Liver Diseases: Signs, Symptoms, & Treatment

icon-blog By -Dr. Aaksha Shukla
icon-blog By -February 19, 2024
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Liver Diseases: Signs, Symptoms, & Treatment

The liver is around the size of a football. It lies immediately under your rib cage on the right side of your abdomen. The liver is responsible for food digestion and the removal of toxins from the body. When your liver fails to function properly, it can harm your entire body. Liver disease is a broad term that encompasses any disorder affecting your liver.
Liver disease may be inherited (genetic). Viruses, alcohol consumption, and obesity can all contribute to liver disorders. Over time, liver-damaging disorders can cause scarring (cirrhosis), which can progress to liver failure, a potentially fatal condition. However, early treatment may allow the liver time to heal.

What Are The General Signs & Symptoms?

Liver disease symptoms vary according to the underlying cause. It is also possible that someone has liver disease but has no symptoms. However, there are a few general symptoms that may suggest significant liver disease.
These include:

  • Jaundice: yellowish skin and eyes
  • Abdominal pain and swelling: enlarged stomach due to ascites, which may make it uncomfortable to lie down or eat
  • Encephalopathy:  a brain issue resulting in marked changes in mood, sleep, and cognition
  • Swelling in the legs and ankles
  • Itchy skin
  • Dark urine color
  • Pale stool color
  • Chronic fatigue
  • Nausea or vomiting
  • Loss of appetite
  • Tendency to bruise easily

Make an appointment with your doctor if you notice any persistent signs or symptoms that are worrying you. If you are experiencing significant stomach pain and are unable to remain still, get medical treatment immediately.


Liver disease has many causes.
Infection: Parasites and viruses can infect the liver, resulting in inflammation and reduced liver function. The viruses that cause liver disease can be transmitted via blood or sperm, contaminated food or water, or close contact with an affected person. Hepatitis viruses are the most common causes of liver infections, including:

  • Hepatitis A
  • Hepatitis B
  • Hepatitis C

Immune System Abnormality: Autoimmune diseases, which occur when your immune system attacks certain parts of your body, can affect your liver. Examples of autoimmune liver disorders are:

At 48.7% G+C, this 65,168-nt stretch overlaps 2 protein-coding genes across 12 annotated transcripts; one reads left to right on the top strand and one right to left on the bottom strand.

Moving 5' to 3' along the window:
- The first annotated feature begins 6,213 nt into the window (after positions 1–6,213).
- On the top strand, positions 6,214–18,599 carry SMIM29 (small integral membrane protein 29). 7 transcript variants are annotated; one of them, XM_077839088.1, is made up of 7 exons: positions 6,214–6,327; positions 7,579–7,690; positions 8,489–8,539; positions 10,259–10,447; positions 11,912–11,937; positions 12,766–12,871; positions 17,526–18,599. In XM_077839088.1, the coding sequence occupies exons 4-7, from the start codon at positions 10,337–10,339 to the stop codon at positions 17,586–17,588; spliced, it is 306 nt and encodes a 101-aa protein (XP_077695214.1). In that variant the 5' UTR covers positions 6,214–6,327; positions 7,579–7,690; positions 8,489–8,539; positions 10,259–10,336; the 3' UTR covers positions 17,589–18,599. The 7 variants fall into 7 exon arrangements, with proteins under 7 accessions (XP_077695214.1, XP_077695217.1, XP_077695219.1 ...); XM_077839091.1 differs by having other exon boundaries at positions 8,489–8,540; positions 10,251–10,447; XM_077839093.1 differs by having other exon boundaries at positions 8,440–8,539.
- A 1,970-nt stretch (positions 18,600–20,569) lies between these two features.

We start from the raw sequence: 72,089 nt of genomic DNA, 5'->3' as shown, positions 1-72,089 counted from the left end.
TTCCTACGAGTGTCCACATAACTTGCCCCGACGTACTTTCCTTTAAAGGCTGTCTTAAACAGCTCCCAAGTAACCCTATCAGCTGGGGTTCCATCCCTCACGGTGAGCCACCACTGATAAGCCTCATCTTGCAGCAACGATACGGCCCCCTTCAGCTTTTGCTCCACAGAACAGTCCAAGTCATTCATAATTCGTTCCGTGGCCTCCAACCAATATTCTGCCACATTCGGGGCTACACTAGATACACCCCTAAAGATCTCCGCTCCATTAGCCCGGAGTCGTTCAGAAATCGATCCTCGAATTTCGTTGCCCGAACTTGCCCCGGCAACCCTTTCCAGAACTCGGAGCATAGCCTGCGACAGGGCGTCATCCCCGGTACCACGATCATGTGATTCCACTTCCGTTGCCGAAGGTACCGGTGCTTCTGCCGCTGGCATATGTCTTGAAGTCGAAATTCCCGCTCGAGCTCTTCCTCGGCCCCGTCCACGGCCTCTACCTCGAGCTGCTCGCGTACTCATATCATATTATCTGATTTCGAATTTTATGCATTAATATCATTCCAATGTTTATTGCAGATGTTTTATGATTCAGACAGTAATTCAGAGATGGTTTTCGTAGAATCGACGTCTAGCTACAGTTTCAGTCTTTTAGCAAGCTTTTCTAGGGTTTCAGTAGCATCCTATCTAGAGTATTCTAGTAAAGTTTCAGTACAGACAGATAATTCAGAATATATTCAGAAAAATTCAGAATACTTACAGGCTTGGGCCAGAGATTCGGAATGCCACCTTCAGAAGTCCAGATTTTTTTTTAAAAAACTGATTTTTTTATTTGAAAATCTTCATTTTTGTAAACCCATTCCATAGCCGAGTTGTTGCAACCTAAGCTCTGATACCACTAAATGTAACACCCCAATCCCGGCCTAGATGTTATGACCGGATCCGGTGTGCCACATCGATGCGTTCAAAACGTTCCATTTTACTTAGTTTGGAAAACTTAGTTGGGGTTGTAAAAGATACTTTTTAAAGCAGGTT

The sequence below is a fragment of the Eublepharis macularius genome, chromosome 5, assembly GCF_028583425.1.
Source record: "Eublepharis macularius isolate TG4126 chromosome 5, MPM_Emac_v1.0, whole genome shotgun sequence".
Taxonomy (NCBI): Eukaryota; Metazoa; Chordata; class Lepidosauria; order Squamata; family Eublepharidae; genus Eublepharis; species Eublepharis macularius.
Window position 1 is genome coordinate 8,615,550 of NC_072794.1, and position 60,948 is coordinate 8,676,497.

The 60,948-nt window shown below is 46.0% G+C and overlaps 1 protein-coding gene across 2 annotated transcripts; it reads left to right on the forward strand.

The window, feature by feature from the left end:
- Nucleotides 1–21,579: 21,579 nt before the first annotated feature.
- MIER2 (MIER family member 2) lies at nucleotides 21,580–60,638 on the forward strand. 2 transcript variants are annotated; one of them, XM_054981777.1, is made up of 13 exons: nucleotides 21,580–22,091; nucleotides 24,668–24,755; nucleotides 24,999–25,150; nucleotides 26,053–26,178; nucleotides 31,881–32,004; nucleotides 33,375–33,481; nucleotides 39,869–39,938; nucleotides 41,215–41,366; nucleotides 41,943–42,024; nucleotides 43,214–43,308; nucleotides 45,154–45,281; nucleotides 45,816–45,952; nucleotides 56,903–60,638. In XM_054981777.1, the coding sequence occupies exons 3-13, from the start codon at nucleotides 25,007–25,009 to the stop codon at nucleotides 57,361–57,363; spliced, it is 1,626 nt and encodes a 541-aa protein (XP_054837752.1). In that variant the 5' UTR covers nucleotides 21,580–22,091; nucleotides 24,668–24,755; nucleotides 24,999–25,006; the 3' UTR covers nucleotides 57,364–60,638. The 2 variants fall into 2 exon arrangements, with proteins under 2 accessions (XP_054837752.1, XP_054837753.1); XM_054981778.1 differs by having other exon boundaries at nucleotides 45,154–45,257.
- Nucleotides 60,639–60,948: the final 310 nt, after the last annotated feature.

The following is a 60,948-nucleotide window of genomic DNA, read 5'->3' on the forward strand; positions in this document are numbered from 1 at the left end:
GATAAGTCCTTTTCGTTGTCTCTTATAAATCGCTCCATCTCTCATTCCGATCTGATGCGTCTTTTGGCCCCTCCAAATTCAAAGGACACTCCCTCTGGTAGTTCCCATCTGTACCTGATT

• Autoimmune hepatitis
  • Primary biliary cholangitis
  • Primary sclerosing cholangitis

Genetics: An abnormal gene inherited from one or both parents might cause several kinds of substances to build up in your liver, resulting in liver disease. Genetic liver disorders include the following:

  • Hemochromatosis
  • Wilson's disease
  • Alpha-1 antitrypsin deficiency

Cancer and Other Growths

Examples include:

  • Liver cancer
  • Bile duct cancer
  • Liver adenoma


Additional, common causes of liver disease are:

  • Long-term alcohol abuse
  • Fat deposition in the liver (nonalcoholic fatty liver disease).
  • Certain prescribed or over-the-counter medications
  • Some herbal substances

Risk Factors: Factors that may increase your risk of liver disease include:

  • Heavy alcohol use(According to the CDC, more than 8 alcoholic drinks per week for women and more than 15 drinks per week for men) 
  • Obesity
  • Type 2 diabetes, or high cholesterol. 
  • Getting a tattoo or body piercing using non-sterile needles
  • Injecting  drugs with shared needles
  • Blood transfusions before 1992
  • exposure to other people's blood and body fluids.
  • Unprotected sex is having sex without protection against sexually transmitted illnesses.
  • exposure to certain chemicals or toxins
  • Family history of liver disease.
  • having a job that exposes you to blood and other bodily fluids.
  • consuming particular vitamin supplements or herbs, especially in high amounts.
  • Mixing specific drugs with alcohol
  • Taking more than the prescribed dose of some drugs

Complications:The complications of liver illness differ according to the cause of your liver problems. Untreated liver illness can lead to hepatic failure, a life-threatening condition.

Prevention: To prevent liver disease:

Drink Alcohol In Moderation: For healthy people, that equals one drink per day for women and two drinks per day for men. Heavy or high-risk drinking is defined as consuming more than eight drinks per week for women and more than fifteen drinks per week for men.

Avoid Risky Behavior: Wear a condom during sexual interaction. If you're planning to have tattoos or body piercings, choose a shop that prioritizes hygiene and safety. Seek treatment if you use any drug injections, and don't share needles.

Get Vaccinated: If you are at high risk of contracting hepatitis or have previously been infected with any type of hepatitis virus, consult your doctor about getting the hepatitis A and B vaccines.

Use Medications Wisely: Prescription and nonprescription medications should only be taken when necessary and in the recommended dosages. Do not mix drugs and alcohol. Consult your doctor before adding herbal supplements with prescription or nonprescription medications. Avoid making contact with other people's blood and bodily fluids. Hepatitis viruses can spread through unintentional needle sticks or incorrect blood or bodily fluid cleansing.